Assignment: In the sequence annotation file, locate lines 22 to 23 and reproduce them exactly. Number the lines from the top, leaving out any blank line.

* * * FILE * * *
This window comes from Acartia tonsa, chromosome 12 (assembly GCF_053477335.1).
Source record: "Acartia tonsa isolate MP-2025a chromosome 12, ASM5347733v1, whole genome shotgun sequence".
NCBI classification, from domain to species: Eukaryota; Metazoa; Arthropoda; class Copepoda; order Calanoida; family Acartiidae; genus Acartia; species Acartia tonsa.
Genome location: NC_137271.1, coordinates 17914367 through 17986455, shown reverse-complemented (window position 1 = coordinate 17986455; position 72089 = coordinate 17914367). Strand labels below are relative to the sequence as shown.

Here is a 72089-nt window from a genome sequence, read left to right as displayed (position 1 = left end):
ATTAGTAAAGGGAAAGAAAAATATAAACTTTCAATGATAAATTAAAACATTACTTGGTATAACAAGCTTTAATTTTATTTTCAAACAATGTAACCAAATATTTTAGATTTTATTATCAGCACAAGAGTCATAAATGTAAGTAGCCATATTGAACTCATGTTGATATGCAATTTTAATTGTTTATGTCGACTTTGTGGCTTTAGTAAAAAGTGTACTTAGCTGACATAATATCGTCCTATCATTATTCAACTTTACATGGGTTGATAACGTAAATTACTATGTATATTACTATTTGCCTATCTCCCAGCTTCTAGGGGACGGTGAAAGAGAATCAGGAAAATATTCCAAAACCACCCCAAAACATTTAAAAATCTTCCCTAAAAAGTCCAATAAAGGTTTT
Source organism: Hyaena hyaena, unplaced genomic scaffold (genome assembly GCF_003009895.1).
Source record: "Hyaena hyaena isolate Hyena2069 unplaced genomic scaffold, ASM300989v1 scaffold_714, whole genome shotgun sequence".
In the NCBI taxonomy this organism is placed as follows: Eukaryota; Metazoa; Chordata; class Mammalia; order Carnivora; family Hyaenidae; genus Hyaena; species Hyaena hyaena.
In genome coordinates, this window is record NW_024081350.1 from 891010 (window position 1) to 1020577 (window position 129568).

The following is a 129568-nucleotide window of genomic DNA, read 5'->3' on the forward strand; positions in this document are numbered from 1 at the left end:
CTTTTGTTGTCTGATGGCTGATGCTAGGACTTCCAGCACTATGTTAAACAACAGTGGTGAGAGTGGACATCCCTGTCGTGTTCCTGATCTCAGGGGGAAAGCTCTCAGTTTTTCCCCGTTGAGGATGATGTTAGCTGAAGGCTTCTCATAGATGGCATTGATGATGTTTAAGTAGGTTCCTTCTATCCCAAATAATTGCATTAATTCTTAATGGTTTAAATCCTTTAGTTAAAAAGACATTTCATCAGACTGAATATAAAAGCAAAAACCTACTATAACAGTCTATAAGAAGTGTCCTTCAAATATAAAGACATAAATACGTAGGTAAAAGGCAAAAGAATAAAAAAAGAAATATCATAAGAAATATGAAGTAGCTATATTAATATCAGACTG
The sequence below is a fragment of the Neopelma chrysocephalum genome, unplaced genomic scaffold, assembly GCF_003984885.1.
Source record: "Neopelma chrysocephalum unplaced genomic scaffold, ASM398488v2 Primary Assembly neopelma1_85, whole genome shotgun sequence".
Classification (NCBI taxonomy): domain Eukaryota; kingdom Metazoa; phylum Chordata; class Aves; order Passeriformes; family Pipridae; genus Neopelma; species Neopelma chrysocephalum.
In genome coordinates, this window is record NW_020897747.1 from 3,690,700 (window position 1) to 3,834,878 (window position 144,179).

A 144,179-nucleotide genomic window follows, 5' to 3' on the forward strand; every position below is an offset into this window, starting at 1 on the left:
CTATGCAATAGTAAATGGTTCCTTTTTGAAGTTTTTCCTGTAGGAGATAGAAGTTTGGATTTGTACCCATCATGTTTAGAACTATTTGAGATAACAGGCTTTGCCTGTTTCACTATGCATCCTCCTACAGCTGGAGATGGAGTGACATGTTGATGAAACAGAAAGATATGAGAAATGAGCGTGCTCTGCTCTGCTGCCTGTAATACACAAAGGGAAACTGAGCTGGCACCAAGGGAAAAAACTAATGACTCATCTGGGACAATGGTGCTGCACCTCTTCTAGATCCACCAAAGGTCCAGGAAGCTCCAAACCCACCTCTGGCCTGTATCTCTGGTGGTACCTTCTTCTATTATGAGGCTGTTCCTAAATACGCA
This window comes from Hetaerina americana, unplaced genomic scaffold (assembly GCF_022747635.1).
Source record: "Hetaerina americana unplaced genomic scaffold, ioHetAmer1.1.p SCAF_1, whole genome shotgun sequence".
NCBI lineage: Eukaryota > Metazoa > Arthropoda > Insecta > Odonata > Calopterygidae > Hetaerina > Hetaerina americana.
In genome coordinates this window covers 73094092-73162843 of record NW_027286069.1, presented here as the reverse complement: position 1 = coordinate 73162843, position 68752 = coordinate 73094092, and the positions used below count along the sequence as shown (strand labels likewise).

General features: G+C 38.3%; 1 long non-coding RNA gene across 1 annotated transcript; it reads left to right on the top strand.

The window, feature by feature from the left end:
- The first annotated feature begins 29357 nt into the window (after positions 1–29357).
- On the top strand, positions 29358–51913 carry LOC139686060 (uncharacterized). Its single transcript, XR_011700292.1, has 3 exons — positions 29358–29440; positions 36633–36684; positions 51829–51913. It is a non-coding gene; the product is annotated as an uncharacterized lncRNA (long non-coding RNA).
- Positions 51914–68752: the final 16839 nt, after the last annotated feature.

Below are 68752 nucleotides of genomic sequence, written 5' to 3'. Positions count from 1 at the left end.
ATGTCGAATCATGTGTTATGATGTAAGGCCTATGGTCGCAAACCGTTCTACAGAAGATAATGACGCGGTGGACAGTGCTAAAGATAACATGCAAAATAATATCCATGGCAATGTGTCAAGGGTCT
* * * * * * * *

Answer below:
In genome coordinates this window covers 73094092-73162843 of record NW_027286069.1, presented here as the reverse complement: position 1 = coordinate 73162843, position 68752 = coordinate 73094092, and the positions used below count along the sequence as shown (strand labels likewise).

General features: G+C 38.3%; 1 long non-coding RNA gene across 1 annotated transcript; it reads left to right on the top strand.